Office for Standards in Education (Ofsted)
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Pupils benefit from workforce reforms, says new Ofsted report

Pupils are benefiting from school workforce reforms which have seen the introduction of staff from a wider range of backgrounds, skills and life experiences, according to a new report published by Ofsted, the Office for Standards in Education, Children’s Services and Skills.

The report - The deployment, training and development of the wider school workforce – suggests that learning mentors and higher level teaching assistants are among the roles that have made a positive impact on pupils’ achievement, especially among those likely to truant, underachieve, or be excluded from school. They also played a valuable role in reaching out to parents previously reluctant to come into school or who weren’t sure how to help their children.

Christine Gilbert, Her Majesty’s Chief Inspector, said:

“This is the fourth Ofsted report which has considered the effectiveness of the school workforce reforms introduced in 2003. Previous reports showed increasing benefits for staff and schools as a result of the reforms. It is good to see that these changes are now beginning to impact on the learning, development and progress of children and young people.”

Thirteen of the 23 schools visited had experienced difficulties in communicating with parents and carers, some of whom had negative experiences of education themselves and were reluctant to talk to teachers. Some parents found it easier to relate to members of the wider workforce who often had a broad range of life experiences or lived in the local community.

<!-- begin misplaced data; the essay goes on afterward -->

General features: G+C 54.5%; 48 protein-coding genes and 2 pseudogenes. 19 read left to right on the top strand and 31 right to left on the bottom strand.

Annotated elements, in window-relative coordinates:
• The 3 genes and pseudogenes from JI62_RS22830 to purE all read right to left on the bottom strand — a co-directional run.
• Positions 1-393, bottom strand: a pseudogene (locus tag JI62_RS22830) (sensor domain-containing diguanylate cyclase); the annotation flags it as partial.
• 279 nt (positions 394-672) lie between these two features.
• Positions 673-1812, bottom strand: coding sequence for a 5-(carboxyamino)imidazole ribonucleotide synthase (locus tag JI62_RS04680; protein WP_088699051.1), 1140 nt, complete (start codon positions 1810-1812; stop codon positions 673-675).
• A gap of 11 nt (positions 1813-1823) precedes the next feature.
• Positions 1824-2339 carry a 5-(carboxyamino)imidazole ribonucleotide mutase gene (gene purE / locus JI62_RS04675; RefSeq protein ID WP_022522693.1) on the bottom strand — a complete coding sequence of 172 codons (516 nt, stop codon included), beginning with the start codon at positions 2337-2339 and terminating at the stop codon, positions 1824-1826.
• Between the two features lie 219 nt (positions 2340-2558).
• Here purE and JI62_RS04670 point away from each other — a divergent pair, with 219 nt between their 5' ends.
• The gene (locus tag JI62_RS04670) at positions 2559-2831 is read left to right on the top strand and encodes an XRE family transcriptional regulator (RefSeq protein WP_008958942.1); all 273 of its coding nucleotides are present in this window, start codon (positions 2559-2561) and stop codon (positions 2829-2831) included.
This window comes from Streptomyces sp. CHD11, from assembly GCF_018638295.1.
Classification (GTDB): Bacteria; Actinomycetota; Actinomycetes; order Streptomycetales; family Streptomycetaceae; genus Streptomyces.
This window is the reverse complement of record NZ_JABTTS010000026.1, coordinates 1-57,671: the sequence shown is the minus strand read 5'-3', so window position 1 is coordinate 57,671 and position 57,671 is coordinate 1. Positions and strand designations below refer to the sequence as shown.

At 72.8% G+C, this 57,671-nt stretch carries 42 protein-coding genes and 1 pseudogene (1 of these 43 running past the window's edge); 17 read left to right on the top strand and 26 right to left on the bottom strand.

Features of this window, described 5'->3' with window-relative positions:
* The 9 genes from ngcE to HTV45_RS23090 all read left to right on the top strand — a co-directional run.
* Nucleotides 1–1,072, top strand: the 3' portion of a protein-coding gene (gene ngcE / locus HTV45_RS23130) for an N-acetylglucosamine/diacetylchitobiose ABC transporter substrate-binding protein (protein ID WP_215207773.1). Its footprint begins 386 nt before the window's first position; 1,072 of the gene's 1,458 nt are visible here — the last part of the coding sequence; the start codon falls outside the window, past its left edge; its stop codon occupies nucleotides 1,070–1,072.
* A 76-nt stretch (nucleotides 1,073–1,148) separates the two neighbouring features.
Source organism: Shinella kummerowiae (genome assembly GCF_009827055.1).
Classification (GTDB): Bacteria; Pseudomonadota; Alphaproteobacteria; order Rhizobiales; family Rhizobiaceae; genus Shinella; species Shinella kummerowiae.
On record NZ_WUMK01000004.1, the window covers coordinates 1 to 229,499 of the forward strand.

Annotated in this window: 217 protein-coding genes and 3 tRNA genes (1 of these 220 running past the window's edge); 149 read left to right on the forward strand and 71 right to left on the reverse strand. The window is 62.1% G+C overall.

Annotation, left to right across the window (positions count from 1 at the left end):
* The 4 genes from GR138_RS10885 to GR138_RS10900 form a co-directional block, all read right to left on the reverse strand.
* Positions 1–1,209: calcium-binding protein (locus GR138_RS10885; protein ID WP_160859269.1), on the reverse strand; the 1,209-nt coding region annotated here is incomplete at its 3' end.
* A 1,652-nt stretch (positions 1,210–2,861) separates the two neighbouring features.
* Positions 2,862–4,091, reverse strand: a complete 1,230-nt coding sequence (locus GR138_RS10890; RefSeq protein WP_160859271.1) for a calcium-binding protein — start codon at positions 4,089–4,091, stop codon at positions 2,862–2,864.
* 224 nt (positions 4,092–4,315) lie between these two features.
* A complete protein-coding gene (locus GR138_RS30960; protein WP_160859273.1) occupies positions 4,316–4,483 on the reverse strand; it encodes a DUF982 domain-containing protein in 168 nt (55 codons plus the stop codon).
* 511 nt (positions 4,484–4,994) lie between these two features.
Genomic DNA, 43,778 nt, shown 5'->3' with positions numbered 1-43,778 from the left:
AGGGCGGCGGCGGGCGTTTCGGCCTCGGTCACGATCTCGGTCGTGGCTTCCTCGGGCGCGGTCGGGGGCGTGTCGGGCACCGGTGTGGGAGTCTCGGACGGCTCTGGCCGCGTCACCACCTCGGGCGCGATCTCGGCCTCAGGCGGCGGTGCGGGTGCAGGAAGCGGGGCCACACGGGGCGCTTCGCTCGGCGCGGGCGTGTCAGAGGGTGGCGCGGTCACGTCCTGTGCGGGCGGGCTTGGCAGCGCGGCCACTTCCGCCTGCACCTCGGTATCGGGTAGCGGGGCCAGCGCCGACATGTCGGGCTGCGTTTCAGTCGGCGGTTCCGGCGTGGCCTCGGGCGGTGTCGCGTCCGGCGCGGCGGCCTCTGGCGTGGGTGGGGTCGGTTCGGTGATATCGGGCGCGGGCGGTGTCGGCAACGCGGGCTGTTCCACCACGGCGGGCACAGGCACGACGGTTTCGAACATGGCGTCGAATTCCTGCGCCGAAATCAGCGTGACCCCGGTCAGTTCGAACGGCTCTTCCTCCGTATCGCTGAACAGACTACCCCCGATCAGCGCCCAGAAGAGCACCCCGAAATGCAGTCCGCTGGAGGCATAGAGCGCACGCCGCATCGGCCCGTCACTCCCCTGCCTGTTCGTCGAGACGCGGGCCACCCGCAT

In one secondary school, an outreach worker helped parents not only to support their children’s learning but to re-engage with learning themselves. The long term aim was to improve results for low achieving pupils from families with low incomes or long term unemployment. The school recognised that by getting parents and carers to become interested in their own education they would be better able to support their children’s learning.

The report also revealed that monitoring and evaluation had improved because schools were using more reliable indicators of success. Compared with those in previous surveys, these 23 schools were more effective in monitoring and evaluating the impact of the wider workforce on pupils' learning. They used more reliable indicators to assess outcomes against specific targets, which related pupils' attainment, priorities in the school development plan, the objectives of local and national initiatives, or the recommendations of inspection reports.

Only six schools out of the 23 schools had a consistent cycle of induction and training, performance management and career development for staff that focused on cultivating the knowledge and skills needed to raise pupils’ achievement. To get the most benefit from this wider workforce, schools need to focus on improving the quality and effectiveness of the training and development they provide as this varies considerably. In three schools these arrangements were “unsatisfactory”.

Schools also failed to take advantage of help available to them. Only one school understood the role of the Training and Development Agency for Schools, which provides information about the training and qualifications available and helps identify career options.

Christine Gilbert, Her Majesty’s Chief Inspector, added: